The Natural Contemplative

Ask the animals and they will teach you









Contemplative Ecology

Contemplation for a World in Crisis

This is the revolution of contemplative ecology: a fundamental change of perspective, a complete reorientation, giving up the illusion of separation and allowing reality to live and breathe within us and around us, to change us completely.

A shorter version of this essay is available here.

Humanity is at a crisis. We have put at risk the systems that all of life depends on for survival: the atmosphere, the soil, the oceans. Crisis means a point of inflection, a change in direction, the decision that will determine the outcome. Will we continue on our current, disastrous path, or can we change completely?

My understanding of the crisis and its resolution is based in my experience of contemplation. Contemplation offers insights into the nature of the ecological crisis that come from no other place that I know.

Contemplation is the art of "listening," through all the senses, to the entire range of experience, inner and outer. The word "contemplative" comes from the Latin root "templum," which means a place set apart, and originally referred to an area set aside for observing the auguries. The prefix "con" is an intensive, so the meaning of contemplation is essentially, "careful or sensitive observation." A contemplative is one who takes the time to observe herself and the world around her closely and sensitively, with openness and without an agenda. He observes his own thoughts and feelings and patterns of behavior. She actively observes herself, others, the plants, the animals, the wind, the rain, the streams and rivers. Contemplation honors the world with open, undivided attention.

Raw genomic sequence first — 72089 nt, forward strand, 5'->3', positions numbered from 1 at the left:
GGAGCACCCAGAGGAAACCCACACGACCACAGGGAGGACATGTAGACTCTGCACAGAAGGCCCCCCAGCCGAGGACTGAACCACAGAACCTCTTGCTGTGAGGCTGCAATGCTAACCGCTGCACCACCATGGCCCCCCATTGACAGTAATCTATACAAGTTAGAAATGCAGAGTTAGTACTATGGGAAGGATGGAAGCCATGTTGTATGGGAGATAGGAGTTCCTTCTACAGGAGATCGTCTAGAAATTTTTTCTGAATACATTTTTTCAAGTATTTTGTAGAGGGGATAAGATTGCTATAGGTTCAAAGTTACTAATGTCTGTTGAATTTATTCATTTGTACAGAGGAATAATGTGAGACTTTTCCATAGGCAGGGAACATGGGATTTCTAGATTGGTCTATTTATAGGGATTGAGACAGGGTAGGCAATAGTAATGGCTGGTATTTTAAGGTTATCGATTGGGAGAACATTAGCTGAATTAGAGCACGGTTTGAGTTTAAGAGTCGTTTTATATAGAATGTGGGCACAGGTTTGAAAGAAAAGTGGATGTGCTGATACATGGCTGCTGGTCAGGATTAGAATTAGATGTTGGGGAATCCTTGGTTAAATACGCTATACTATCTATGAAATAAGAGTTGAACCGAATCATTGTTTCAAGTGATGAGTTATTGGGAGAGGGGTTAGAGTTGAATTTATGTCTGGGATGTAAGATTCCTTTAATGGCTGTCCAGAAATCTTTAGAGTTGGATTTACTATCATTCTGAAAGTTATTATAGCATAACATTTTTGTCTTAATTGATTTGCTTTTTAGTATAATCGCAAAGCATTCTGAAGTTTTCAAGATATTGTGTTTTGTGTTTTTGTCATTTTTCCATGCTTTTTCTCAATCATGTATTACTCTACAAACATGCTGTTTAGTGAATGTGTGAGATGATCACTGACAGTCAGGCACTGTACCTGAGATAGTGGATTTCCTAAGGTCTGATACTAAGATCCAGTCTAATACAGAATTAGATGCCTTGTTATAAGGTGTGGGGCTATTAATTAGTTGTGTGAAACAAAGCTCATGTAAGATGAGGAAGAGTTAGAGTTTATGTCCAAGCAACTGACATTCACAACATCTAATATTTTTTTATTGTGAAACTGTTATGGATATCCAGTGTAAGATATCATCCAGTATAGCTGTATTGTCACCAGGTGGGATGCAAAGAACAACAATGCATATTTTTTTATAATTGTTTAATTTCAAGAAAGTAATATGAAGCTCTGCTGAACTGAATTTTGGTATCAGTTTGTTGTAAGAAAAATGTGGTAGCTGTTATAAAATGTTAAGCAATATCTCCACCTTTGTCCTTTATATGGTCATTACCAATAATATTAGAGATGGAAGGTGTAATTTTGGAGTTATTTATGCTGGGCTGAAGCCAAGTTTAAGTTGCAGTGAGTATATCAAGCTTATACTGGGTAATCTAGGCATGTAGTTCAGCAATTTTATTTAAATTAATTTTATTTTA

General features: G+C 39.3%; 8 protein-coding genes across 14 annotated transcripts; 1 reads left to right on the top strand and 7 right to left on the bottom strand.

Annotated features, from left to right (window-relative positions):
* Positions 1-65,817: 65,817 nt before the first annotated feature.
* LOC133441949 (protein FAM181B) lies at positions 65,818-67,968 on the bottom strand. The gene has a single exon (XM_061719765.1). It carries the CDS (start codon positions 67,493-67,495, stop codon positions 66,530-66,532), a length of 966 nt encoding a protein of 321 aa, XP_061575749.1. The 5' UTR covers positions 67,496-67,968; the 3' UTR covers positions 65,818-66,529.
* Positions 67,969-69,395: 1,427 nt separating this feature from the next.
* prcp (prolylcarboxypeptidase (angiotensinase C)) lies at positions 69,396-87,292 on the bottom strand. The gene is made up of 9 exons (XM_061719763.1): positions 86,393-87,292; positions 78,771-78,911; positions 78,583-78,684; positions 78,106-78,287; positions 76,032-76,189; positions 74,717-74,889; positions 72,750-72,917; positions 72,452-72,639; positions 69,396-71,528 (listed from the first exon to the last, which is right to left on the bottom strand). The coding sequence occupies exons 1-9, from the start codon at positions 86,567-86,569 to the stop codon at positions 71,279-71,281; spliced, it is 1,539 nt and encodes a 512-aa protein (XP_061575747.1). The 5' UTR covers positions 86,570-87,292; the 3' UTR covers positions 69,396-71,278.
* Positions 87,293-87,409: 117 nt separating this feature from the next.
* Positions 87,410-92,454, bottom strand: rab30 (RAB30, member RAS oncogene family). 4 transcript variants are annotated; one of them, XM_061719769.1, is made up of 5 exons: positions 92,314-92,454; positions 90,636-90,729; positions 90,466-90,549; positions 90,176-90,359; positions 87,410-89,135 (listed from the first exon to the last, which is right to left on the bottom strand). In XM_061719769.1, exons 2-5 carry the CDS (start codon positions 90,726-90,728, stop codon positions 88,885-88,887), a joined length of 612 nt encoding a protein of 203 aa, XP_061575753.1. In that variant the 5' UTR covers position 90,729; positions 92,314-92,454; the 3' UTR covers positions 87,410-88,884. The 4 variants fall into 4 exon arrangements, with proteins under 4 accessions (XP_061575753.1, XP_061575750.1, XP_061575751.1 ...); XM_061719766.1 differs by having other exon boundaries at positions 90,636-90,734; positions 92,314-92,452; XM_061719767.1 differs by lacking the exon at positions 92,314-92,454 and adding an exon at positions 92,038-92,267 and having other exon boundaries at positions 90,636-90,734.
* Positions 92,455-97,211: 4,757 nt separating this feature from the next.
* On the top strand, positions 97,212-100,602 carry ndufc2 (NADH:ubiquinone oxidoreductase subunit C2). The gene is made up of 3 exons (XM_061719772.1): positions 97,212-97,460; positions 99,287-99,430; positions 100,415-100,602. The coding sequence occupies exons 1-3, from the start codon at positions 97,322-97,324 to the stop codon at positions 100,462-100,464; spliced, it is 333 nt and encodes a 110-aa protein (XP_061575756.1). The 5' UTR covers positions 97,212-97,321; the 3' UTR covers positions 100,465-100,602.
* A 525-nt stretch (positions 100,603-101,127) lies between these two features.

Contemplation is simple in practice, yet it touches everything, our sense of who we are and our sense of what the world is, our relationships with each other and the Earth, the whole movement of life. Nothing is excluded from this simple but profound thing called contemplation. That is why contemplation is relevant to the ecological crisis. The crisis also touches everything: our work, our economies, civilization's long history of violence and exploitation, how we think the world works, who we think we are.

Because the crisis involves the whole sweep of the human presence on the planet, the resolution of the crisis must be equally comprehensive. A thousand things must be done to restore balance, but one essential thing: a fundamental shift of perspective without which all other actions will fail because they do not go to the root of the problem.